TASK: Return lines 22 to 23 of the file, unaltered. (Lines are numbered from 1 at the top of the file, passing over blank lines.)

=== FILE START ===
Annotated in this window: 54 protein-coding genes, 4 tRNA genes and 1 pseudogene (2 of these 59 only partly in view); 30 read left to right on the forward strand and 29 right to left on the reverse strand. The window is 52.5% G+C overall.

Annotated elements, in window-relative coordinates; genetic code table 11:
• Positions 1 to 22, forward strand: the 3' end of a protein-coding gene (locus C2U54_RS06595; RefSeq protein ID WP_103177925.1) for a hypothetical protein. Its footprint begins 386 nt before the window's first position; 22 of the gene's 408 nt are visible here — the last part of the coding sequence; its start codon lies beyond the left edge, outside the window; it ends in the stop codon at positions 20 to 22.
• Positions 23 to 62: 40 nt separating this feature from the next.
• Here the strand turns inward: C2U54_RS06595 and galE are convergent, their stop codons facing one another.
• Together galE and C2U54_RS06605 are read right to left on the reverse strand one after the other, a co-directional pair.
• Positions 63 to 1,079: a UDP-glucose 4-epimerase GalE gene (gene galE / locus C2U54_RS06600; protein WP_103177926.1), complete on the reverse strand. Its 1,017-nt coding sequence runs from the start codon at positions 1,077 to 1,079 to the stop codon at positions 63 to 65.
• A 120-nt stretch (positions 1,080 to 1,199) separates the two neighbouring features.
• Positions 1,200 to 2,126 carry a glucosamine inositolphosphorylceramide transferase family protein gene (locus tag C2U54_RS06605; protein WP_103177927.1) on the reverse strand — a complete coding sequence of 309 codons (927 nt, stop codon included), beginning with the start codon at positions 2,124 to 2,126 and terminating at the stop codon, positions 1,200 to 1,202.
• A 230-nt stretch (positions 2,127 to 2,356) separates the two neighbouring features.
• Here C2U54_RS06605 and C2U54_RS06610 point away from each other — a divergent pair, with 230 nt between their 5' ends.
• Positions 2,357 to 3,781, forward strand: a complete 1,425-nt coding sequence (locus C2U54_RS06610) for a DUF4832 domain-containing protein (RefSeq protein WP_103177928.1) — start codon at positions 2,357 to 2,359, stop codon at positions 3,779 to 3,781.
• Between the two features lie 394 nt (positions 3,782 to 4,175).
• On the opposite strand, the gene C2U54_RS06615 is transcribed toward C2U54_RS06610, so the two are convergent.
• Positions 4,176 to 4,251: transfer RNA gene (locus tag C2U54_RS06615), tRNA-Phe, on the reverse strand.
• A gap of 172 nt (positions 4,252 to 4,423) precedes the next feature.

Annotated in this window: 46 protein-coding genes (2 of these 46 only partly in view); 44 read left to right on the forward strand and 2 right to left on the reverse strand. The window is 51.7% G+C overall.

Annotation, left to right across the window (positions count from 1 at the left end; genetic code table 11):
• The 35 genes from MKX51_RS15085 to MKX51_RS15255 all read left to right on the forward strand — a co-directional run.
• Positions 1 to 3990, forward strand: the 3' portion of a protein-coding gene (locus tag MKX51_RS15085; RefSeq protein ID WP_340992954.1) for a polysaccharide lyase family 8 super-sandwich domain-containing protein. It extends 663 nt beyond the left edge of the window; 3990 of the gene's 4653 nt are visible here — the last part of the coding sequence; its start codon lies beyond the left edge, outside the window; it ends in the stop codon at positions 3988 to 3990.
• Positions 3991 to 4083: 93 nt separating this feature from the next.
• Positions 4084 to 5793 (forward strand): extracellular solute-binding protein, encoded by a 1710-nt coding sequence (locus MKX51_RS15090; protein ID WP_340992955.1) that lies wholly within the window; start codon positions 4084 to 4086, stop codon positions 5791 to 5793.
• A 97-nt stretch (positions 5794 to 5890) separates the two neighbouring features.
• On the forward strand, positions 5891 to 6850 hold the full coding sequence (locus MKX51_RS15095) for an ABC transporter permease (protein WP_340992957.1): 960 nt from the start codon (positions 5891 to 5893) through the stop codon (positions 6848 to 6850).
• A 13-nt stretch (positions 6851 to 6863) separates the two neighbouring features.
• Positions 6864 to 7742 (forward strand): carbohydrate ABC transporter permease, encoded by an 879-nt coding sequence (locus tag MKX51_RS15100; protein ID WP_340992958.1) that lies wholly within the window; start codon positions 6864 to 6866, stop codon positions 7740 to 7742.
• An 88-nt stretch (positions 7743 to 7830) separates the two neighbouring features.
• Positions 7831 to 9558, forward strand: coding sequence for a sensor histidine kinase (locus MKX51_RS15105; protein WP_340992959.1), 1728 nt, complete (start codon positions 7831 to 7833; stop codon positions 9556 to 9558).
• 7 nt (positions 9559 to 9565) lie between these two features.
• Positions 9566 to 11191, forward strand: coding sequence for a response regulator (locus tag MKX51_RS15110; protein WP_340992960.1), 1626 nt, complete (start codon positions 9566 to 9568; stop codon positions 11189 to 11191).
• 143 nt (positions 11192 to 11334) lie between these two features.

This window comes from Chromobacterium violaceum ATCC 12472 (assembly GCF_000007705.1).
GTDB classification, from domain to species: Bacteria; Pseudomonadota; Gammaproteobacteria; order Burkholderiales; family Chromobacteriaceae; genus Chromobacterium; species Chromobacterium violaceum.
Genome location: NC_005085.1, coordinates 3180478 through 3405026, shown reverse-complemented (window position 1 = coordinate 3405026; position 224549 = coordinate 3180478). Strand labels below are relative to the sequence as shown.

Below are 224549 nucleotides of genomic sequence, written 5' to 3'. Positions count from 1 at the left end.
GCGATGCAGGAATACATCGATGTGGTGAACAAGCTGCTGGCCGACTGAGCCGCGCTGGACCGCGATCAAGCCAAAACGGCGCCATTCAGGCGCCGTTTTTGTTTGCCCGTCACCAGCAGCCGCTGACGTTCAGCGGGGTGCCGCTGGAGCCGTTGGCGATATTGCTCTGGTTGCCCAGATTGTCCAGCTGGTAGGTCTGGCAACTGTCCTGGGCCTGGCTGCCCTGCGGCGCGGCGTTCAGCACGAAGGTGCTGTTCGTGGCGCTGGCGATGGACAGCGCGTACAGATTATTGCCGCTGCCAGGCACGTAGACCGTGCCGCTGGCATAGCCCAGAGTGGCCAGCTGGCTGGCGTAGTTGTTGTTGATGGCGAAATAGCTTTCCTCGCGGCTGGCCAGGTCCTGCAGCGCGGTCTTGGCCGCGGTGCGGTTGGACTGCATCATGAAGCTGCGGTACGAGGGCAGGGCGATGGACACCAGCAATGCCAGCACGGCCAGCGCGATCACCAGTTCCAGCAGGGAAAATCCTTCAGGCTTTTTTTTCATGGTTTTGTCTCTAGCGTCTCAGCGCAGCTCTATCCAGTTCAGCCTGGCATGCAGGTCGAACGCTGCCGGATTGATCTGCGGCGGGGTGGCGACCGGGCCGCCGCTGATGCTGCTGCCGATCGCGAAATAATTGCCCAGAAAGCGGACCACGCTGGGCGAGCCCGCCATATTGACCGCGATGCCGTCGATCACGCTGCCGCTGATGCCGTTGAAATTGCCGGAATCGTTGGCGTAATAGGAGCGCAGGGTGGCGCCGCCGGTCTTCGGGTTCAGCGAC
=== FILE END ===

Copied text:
• Positions 4084 to 5793 (forward strand): extracellular solute-binding protein, encoded by a 1710-nt coding sequence (locus MKX51_RS15090; protein ID WP_340992955.1) that lies wholly within the window; start codon positions 4084 to 4086, stop codon positions 5791 to 5793.
• A 97-nt stretch (positions 5794 to 5890) separates the two neighbouring features.